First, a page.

Here I've used a Screen layer, since the icon is still too dark and this tool is the easiest to use in working with lighting levels. [Right-click the new base ---> Duplicate Layer ---> Change the blending mode to Screen]. Still, keeping in mind what was said earlier, adjust the opacity of the layer so that it doesn't end up bleaching the small bits of color that you're trying to preserve. I set this one at 50%.
Next, a dark-blue Exclusion layer. These are very useful when dealing with an image that contains skin-tones which need improving, since it tends to give them a warm, natural look. The only problem that you might encounter would be in an image that contains a good deal of blacks, which would catch a decidedly bluish tint due to this step. [Layer ---> New Fill Layer ---> Solid Color] In this case, I chose #02031a and set the layer to 50% opacity.
Even if it got brightened a bit, the image has lost a good deal of its contrast and depth. For this reason, go back to the base made at Step 03, duplicate it and set the new layer at Soft Light. This boosts up the contrast a good deal and gets rid of the washed out effect, but it can also darken the image substantially -- reason why you should adjust the layer's opacity to the needs of your icon. Over here, I set it at around 70%.
The lack of color vibrancy in this image is simply annoying. For this reason, there is a very serious need for a Hue/Saturation layer. [Layer ---> New Adjustment Layer ---> Hue/Saturation] Fiddle with the settings until the color levels seem just right for your image. In this one, I used the following:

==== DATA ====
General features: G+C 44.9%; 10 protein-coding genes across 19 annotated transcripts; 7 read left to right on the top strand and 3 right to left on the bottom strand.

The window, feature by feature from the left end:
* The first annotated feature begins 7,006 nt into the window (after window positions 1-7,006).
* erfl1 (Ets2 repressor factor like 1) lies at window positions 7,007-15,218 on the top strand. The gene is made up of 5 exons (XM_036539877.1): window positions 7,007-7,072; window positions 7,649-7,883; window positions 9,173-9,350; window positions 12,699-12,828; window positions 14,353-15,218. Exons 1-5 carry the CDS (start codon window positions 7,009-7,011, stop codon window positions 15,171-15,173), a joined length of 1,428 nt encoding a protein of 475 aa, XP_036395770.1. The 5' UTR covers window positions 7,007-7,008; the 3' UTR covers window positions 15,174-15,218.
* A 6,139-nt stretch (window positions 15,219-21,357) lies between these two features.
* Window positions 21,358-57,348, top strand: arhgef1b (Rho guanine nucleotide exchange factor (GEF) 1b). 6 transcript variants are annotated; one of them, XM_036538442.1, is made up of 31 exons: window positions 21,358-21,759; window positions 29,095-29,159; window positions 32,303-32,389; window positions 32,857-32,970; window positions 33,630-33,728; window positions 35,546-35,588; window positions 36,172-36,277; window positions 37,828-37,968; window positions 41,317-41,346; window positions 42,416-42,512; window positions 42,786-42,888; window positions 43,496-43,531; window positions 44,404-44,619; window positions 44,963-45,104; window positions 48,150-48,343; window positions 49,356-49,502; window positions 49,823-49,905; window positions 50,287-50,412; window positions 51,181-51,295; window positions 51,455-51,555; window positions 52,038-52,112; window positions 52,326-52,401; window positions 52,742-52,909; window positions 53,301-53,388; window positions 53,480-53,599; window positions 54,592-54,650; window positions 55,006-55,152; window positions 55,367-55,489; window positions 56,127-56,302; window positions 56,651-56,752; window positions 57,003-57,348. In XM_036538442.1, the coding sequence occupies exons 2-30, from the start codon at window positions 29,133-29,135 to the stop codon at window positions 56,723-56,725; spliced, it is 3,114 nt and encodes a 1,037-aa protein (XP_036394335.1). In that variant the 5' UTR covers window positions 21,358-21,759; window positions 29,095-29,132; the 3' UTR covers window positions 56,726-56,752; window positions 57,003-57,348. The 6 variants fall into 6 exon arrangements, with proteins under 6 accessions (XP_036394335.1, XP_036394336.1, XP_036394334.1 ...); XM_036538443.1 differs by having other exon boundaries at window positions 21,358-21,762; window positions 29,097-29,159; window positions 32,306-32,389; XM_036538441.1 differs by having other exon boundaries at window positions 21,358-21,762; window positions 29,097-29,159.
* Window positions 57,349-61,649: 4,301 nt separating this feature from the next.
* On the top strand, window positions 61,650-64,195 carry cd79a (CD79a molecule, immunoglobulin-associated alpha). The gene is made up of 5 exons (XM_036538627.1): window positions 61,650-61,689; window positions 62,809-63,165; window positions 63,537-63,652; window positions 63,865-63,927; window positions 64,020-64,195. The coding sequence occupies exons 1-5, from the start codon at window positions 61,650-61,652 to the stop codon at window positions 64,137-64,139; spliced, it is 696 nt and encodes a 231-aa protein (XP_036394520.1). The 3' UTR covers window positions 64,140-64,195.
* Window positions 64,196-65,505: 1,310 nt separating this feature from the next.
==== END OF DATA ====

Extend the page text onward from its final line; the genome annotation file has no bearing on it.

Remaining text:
The reason why I reduced the blues so drastically here (bringing them to the value before the application of the Hue/Saturation layer) is because they were responsible for the sky turning an ugly, eye-searing magenta color. Since I want Yubel-Johan to be the focus of the picture, the neon-sky had to go.
Another step taken from the earlier tutorial. This might seem very counter-intuitive, but a darkening layer wouldn't hurt at this stage, since while the colors have been brightened, they'll need to have a bit of depth to them later on, when the image will be lightened up even further. As with the Exclusion layer, create a color fill layer [Layer ---> New Fill Layer ---> Solid Color]. A light, natural-looking peach (#f3e0bf) is the best choice, since it doesn't darken too much and gives the color a bit more power. Set the new layer to Color Burn blending mode and play around with the opacity, until you're satisfied. I set it at 50%.
Again, taken from the tutorial above. Yubel-Johan's robe and face are still pretty discolored, reason why another color-fill layer isn't a bad idea at all. Duplicate the previous one and set it to Multiply blending mode, making sure to greatly reduce the opacity, otherwise it will be very difficult to lighten the icon up later on. I set my opacity at 30%.
I wasn't satisfied by the somewhat pasty look of his skin, so I duplicated the Multiply layer again, erasing every part of it except for the area corresponding to Yubel-Johan's face. Still, it seemed rather dark, so I lowered the opacity to 18%. Use this step if you consider it necessary.
A new Levels adjustment layer, since the icon's gone south again. Here I needed something that lightened the overall image, made the colors pop out some more and gave it the contrast that it was seriously missing. My settings are the following: (they tend to have rather dramatic effects on images, so try to modify them or change the opacity of the layer if they create something eye-searing)